Wouldn’t it be nice if a book automatically went completely full-text on Google the moment it went “out of print” (if, that is, the author were dead). Is the author of “I Capture the Castle” making money from Rowling’s plug, or is it just a case of a publisher capitalizing on Oprah-level publicity for which it doesn’t have to share the profits?

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  3. Martha Bee,

    I *love* “Go to the Room of the Eyes” which I read when I was in elementary school. Just a few weeks ago, I was telling my daughters (7 and 10) about the book and they were really excited to read it, so I logged onto amazon.com and found it was out of print. But our county library system had ONE copy available and they reserved it for me. My 7 year old read it in two days and *loved* it (I think just as much as I did) and my 10 year old is reading it now. I usually don’t like to check out books from the library–I tend to accrue late fines, and I like to support the publishing industry–but if it weren’t for libraries, how would one be able to read a book that is no longer available without forking over a couple hundred bucks for a Kindle?

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  4. It doesn’t necessarily fall into the classics section, but I wish it would: Barbara Helen Berger’s magical “When the Sun Rose” is possibly my favorite picture book of all time. I use it in my classes and when parents inevitably come to me with “I must have it, why can’t I find it?,” I have to sigh and point them to the used sections of Powell’s, Amazon, or ebay.

    Also it makes me sad that anything by Eleanor Estes could ever go out of print.

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  5. Timely post! I just finished THE MARVELOUS INVENTIONS OF ALVIN FERNALD, also reissued by Purple House, and THE MAD SCIENTISTS’ CLUB is next on the tarmac. Loved those books when I was little. Purple House has also done the Jolly Roger Bradfield books, which I can’t believe ever went out of print.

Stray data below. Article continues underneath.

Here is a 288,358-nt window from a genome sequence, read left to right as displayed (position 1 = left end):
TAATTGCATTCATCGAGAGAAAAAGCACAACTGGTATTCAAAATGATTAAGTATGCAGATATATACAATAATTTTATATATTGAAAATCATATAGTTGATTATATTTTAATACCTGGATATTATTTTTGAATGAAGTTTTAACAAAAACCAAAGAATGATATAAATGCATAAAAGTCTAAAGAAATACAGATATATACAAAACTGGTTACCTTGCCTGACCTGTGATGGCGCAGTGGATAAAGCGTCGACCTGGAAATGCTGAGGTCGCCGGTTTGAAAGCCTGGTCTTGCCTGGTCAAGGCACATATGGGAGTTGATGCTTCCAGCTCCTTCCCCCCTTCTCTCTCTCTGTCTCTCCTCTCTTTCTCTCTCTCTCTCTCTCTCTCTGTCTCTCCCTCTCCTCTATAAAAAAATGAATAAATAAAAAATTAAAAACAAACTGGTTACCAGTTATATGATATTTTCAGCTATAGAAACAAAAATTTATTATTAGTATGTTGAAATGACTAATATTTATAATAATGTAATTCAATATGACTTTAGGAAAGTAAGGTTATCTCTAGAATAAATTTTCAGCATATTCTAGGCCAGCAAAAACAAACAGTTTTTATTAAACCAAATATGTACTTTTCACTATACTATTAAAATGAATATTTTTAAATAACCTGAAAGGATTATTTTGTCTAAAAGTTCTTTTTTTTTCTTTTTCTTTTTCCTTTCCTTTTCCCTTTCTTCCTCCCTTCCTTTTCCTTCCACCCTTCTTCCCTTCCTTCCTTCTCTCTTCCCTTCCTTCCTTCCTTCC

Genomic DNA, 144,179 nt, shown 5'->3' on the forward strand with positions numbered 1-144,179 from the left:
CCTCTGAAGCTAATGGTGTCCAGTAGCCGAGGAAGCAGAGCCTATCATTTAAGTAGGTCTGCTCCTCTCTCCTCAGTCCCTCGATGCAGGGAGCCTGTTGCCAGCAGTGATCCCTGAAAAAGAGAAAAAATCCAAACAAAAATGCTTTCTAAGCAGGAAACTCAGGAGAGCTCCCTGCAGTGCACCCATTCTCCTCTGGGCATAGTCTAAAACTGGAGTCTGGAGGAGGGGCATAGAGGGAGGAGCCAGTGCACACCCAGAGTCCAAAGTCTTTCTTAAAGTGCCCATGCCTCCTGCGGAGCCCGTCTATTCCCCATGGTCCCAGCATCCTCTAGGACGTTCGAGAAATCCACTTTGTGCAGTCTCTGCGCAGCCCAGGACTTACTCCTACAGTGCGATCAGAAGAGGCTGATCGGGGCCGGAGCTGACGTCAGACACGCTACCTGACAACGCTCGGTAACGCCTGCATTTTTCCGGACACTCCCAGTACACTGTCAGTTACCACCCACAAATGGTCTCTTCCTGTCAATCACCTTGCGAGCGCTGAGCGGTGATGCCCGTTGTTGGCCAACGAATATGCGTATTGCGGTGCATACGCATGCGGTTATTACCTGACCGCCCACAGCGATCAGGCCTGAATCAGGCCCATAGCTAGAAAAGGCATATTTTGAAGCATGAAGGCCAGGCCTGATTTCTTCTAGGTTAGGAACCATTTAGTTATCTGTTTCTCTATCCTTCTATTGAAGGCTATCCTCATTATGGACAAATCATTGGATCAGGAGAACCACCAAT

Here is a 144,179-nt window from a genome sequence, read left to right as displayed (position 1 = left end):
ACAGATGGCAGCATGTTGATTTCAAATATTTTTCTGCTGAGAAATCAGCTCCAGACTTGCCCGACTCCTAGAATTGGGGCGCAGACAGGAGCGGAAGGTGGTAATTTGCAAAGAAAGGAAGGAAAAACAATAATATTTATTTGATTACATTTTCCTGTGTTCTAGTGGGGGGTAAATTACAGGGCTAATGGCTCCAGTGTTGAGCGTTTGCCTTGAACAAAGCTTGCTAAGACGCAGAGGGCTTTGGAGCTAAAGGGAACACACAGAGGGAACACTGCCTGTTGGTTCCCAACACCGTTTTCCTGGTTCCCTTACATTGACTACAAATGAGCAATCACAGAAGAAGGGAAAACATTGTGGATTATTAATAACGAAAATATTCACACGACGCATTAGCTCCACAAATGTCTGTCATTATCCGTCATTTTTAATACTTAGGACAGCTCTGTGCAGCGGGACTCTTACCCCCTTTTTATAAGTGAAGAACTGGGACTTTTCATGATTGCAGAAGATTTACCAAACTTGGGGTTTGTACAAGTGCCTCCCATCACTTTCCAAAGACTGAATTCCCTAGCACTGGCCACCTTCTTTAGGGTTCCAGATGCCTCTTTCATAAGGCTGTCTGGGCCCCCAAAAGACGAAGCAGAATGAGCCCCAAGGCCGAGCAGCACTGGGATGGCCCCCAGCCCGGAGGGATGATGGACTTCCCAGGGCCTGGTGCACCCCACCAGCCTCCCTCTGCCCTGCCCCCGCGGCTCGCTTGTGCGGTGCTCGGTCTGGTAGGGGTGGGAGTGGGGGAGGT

THE 21 BALLOONS is still around, but another great du Bois book is PETER GRAVES. I tragically misplaced my only copy some years back. Another old favorite I’d reissue is THE RED ROOM RIDDLE by Scott Corbett. Not a great book by any stretch, but it’s spooky and fun, and when I first read it the twist at the end was a total shock: see, it turns out the little boy was really a ghost! Shyamalan used the same trick 30 years later.

    On the subject of e-readers, I can’t help but think they’ll go the way of the Segway. The technology is cool and innovative with some practical uses, but it hasn’t completely revolutionized transportation, as some (especially the people making them) predicted.

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  6. LOGANBERRY BOOKS is a great website for finding out-of-print children’s books. I found several of my favorites there. They also offer a great service called ‘Stump the Booksellers’.